The Nigeria Centre for Disease Control (NCDC) has advised Nigerians to take precautionary measures against infectious diseases such as cholera, dysentery, typhoid fever, poliomyelitis, and vector borne diseases like malaria and yellow fever during flooding in the country.
It said since the beginning of July 2017, Nigeria has experienced flooding in 16 states, resulting in destruction of properties, adding that there is an increased risk of contamination of water supply, and contact with contaminated flood which supports the transmission of infectious diseases and vector diseases.
According to a statement by the commission, and signed by its Technical Adviser, Communications, NCDC, Boboye Onduku, Nigeria Hydrological Services Agency (NIHSA) is constantly monitoring the situation by issuing regular flood alerts, noting that this year’s Annual Flood Outlook has determined that about 30 states and 100 local government areas were deemed to be high flood risk areas.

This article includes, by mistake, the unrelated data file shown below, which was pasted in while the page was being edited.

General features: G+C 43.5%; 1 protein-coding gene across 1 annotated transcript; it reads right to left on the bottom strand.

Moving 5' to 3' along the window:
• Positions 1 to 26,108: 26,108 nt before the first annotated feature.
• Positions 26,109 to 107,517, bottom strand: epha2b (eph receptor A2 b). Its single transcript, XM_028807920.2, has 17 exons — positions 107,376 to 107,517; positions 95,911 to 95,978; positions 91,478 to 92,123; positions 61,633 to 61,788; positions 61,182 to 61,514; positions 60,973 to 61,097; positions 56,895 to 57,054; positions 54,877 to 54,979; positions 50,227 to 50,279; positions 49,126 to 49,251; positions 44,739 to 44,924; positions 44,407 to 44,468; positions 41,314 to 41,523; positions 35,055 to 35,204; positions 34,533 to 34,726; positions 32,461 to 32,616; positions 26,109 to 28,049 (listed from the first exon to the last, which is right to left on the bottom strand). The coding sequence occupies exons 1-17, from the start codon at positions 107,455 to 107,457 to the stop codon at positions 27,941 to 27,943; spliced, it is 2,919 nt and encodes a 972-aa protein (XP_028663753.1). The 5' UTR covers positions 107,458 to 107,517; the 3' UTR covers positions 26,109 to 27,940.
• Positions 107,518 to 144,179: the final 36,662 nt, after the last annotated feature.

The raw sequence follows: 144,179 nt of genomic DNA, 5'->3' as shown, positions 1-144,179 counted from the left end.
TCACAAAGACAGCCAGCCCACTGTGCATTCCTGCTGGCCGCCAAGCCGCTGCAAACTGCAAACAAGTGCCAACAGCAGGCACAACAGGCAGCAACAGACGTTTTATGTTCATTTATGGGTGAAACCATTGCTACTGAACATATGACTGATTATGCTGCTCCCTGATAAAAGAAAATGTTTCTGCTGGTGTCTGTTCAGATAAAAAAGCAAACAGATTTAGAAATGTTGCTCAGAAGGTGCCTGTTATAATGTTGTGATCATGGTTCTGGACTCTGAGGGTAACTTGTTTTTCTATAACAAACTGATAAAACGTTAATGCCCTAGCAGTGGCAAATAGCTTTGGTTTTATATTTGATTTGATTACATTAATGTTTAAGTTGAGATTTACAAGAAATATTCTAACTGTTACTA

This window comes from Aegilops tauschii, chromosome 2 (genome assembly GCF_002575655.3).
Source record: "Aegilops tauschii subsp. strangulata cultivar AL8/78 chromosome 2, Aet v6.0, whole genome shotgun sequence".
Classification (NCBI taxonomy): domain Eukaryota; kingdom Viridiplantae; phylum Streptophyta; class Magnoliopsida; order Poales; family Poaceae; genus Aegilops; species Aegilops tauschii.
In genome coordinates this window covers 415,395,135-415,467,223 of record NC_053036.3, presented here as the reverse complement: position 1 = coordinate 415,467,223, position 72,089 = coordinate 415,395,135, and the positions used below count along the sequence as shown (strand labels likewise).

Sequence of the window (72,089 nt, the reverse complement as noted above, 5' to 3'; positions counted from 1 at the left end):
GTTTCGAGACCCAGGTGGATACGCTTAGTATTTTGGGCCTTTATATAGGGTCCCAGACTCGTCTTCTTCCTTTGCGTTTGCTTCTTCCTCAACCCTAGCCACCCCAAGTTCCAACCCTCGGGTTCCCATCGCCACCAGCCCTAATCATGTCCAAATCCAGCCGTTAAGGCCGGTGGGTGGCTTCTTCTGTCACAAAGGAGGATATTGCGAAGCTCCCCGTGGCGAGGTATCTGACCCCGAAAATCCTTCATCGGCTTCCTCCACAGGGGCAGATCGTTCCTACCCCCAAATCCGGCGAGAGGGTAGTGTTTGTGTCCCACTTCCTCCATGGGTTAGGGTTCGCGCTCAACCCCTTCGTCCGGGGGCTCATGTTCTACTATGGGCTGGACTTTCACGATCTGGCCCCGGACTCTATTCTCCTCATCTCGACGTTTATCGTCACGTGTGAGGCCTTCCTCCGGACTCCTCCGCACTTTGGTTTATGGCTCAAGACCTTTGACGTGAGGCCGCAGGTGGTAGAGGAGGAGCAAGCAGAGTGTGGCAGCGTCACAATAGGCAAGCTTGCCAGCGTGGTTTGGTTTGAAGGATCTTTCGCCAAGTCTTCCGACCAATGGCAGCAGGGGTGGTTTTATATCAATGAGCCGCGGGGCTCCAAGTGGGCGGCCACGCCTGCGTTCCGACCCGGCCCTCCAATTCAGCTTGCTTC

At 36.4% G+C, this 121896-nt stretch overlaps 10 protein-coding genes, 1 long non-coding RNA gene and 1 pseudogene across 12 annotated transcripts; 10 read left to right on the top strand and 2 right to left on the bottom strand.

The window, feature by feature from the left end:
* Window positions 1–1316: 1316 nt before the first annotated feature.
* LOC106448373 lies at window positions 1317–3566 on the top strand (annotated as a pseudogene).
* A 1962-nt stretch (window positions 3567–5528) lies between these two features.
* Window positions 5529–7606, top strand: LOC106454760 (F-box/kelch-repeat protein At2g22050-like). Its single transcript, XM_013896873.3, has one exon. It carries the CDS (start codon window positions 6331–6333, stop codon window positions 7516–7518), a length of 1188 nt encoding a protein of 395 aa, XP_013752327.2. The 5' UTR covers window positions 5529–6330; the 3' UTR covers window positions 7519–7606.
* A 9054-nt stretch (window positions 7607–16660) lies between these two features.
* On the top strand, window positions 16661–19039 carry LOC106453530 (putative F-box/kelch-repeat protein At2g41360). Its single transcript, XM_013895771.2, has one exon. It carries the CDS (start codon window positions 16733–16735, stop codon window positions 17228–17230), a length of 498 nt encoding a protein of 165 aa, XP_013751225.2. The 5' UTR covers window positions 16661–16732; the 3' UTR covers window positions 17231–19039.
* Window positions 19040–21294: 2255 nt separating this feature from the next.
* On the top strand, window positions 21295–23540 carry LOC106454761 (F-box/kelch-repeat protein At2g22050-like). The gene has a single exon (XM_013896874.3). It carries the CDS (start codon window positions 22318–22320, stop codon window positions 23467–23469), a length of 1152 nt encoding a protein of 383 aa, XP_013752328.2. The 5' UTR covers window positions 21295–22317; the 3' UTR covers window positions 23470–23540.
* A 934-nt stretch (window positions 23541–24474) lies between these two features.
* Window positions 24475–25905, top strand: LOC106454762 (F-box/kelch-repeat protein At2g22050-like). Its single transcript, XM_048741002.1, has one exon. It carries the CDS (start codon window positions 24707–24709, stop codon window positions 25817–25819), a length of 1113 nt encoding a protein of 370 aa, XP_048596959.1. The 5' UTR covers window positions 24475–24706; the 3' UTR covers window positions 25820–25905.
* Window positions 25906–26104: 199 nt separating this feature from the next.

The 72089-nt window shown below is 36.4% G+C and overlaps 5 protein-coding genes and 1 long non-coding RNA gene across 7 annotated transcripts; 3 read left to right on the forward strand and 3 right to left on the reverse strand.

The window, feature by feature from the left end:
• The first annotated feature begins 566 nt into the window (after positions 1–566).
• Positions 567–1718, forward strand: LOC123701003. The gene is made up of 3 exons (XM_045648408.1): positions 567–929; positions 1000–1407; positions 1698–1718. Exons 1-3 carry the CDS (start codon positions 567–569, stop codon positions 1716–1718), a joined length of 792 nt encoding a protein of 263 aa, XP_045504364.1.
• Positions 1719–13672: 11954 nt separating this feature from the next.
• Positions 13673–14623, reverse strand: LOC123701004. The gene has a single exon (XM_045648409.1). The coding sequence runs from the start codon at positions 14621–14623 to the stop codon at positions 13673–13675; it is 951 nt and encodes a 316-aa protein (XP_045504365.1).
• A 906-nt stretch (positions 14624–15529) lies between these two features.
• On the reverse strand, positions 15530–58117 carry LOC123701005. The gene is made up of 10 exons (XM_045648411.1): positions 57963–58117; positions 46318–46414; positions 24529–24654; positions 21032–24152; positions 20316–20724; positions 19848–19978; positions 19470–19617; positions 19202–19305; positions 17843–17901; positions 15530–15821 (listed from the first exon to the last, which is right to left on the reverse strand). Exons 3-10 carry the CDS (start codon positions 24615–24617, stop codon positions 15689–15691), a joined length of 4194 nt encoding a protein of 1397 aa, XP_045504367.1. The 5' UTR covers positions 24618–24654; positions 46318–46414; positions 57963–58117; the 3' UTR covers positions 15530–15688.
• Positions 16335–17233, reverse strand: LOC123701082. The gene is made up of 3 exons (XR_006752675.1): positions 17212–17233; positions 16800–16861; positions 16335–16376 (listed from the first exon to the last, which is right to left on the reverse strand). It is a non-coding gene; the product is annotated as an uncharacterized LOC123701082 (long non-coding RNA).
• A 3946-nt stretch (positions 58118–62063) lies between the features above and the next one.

It therefore warned Nigerians not to drink flood water, or use it to wash dishes, brush teeth, or wash/prepare food.
“Communities should ensure chlorination of the public source of water supply; ensure proper disposal of waste and clearing of sewage; hand washing with soap and clean water should be imbibed; discard all medicines, food and bottled water contaminated by flood water; in homes, ensure water is well boiled before drinking; avoid open defecation and indiscriminate refuse dumping; avoid mosquito bites by using an insecticide treated net; ensure safe food preparation techniques; those who experience sudden fever or diarrhea should visit a healthcare facility immediately; and health workers should observe universal care precautions at all times,” the statement reads.